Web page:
Lighting is more important to your retail store than you may think. It can attract customers, keep them in your store longer, and get them to buy more. Lighting affects their mood, too. And brightness can direct your customer's attention to what you want them to see. As with everything in retail, using lighting to create an excellent customer experience is both an art and a science.
The Science Behind the Art
Big box stores have bright lights throughout the entire store. It helps shoppers see the "big picture," which subtly translates to "great selection." But even the most cavernous store uses specific displays to help customers zero in on certain products. They also use lifestyle settings that help customers visualize how to use products. That requires specialized lighting techniques and some strategic planning.
Different lighting effects work in different ways, so it is essential to know what you want to accomplish:
- Create a mood
- Draw attention to an entire display or area
- Highlight specific items within a display
LED lights have become increasingly popular with all types of retailers. LEDs are versatile, burn cool, save energy, and last a very long time. Most important, they provide the highest color rendering index rating (CRI). Light is made up of colors, and CRI indicates the number of colors within the spectrum that are projected by the light source. The more colors, the more natural-looking the light. This can be critical when it comes to lighting some types of merchandise.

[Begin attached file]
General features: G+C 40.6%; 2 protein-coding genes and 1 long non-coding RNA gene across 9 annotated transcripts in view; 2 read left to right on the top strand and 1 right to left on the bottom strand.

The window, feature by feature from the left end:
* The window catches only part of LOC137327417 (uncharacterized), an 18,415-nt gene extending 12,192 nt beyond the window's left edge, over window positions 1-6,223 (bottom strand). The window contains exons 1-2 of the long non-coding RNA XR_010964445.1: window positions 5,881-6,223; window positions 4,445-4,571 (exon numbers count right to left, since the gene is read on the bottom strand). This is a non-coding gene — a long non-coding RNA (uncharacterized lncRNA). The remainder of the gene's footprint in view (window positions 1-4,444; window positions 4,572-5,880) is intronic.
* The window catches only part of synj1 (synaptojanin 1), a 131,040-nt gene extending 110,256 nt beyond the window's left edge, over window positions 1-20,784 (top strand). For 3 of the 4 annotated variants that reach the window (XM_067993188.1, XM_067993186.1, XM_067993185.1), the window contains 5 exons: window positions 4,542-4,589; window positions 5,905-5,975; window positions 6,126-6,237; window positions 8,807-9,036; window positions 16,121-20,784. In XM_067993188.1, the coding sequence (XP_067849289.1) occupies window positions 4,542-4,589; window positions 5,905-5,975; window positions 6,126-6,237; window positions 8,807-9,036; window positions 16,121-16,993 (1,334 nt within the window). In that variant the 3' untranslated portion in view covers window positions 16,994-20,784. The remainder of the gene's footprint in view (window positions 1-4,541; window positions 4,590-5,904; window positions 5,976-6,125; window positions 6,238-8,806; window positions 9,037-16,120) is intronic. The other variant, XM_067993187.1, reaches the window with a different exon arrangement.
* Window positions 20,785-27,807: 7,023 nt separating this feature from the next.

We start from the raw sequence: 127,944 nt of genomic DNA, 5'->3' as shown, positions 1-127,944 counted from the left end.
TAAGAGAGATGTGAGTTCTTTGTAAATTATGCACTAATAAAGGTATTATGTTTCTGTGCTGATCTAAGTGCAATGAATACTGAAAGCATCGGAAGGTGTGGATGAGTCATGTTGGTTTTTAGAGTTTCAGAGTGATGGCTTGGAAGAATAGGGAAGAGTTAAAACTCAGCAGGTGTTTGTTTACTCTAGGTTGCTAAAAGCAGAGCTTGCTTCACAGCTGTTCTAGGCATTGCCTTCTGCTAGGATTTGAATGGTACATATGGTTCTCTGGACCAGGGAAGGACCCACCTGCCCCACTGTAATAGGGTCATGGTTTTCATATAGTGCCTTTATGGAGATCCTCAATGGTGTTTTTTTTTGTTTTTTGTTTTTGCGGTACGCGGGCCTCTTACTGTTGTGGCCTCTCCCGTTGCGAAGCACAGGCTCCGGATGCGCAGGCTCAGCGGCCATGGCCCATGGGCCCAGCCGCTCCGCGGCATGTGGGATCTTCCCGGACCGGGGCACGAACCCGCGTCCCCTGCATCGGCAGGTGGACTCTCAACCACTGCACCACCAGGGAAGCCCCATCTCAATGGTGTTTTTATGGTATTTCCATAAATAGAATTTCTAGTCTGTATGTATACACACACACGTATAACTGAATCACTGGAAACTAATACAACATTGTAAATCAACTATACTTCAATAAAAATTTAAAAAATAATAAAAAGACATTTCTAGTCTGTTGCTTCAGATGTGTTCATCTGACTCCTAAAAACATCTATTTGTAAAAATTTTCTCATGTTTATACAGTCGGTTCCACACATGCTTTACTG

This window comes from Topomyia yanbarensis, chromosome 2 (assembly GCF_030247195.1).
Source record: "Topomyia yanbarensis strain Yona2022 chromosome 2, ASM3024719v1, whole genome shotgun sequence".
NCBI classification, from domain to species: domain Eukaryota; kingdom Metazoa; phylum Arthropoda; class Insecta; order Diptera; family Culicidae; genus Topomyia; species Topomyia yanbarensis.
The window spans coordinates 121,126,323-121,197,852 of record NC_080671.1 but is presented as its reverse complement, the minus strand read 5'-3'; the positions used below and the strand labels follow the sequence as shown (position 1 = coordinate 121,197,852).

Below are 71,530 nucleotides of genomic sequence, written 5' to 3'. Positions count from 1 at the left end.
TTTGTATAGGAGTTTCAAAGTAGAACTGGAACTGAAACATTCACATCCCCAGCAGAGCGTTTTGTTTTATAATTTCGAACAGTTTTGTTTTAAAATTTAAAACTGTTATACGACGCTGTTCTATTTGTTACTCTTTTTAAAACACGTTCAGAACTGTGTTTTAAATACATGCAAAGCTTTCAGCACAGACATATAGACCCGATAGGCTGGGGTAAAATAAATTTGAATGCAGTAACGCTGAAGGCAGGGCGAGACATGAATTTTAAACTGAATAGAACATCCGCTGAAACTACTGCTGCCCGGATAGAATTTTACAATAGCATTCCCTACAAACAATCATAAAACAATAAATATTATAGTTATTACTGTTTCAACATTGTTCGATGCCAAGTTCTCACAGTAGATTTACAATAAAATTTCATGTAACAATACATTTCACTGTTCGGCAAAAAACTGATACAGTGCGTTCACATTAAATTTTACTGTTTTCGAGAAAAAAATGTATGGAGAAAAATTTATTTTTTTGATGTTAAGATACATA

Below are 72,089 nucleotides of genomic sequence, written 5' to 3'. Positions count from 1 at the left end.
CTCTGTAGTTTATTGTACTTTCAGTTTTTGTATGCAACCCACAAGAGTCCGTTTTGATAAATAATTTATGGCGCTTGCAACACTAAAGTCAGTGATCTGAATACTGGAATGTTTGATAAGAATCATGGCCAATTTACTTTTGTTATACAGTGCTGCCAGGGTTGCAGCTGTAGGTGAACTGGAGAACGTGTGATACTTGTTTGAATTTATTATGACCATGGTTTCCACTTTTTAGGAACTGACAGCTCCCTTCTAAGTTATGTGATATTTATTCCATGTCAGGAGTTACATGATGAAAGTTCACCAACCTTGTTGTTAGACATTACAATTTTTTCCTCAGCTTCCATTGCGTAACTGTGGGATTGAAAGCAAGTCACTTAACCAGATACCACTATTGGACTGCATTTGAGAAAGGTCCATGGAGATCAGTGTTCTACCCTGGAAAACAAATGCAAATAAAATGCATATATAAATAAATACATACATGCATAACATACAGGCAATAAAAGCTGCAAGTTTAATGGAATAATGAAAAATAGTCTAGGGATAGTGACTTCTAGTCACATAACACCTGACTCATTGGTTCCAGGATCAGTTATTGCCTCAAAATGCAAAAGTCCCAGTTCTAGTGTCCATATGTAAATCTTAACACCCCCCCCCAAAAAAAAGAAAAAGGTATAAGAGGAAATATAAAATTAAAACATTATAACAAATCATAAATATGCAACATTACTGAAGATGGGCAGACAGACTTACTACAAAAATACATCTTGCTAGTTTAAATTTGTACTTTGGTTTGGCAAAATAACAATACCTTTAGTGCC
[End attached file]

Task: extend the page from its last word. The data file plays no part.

Natural light makes customers feel more comfortable, but sometimes, you want to make them a little uncomfortable to create an edgy atmosphere or catch their eye.
Color temperature matters, too. Warmer colors feel friendlier, cool colors increase a sense of spaciousness.
Transforming Science into Art
Vertical or layered lighting techniques give your store depth and encourage shoppers to move around and browse. You can achieve vertical separation by combining general lighting with spotlights and backlight. Varying the number of spotlights and lighting direction enhances the dimensional effect and adds drama and excitement.
Accent lighting draws attention to something specific. That could be an entire display or one part of an entire display. For example, you might want to highlight the purse your mannequin is carrying. But what if you want to also highlight her bracelet? And her necklace? And her shoes? Dynamic lighting can do that, turning spotlights on and off to reveal different focal points.
Learn the language of lighting
If you want to delve deeper into the why and how of retail lighting, this detailed article will help you understand the psychology behind lighting (including the color of light). It also offers practical examples of how different choices affect your store’s overall ambiance as well as specific displays.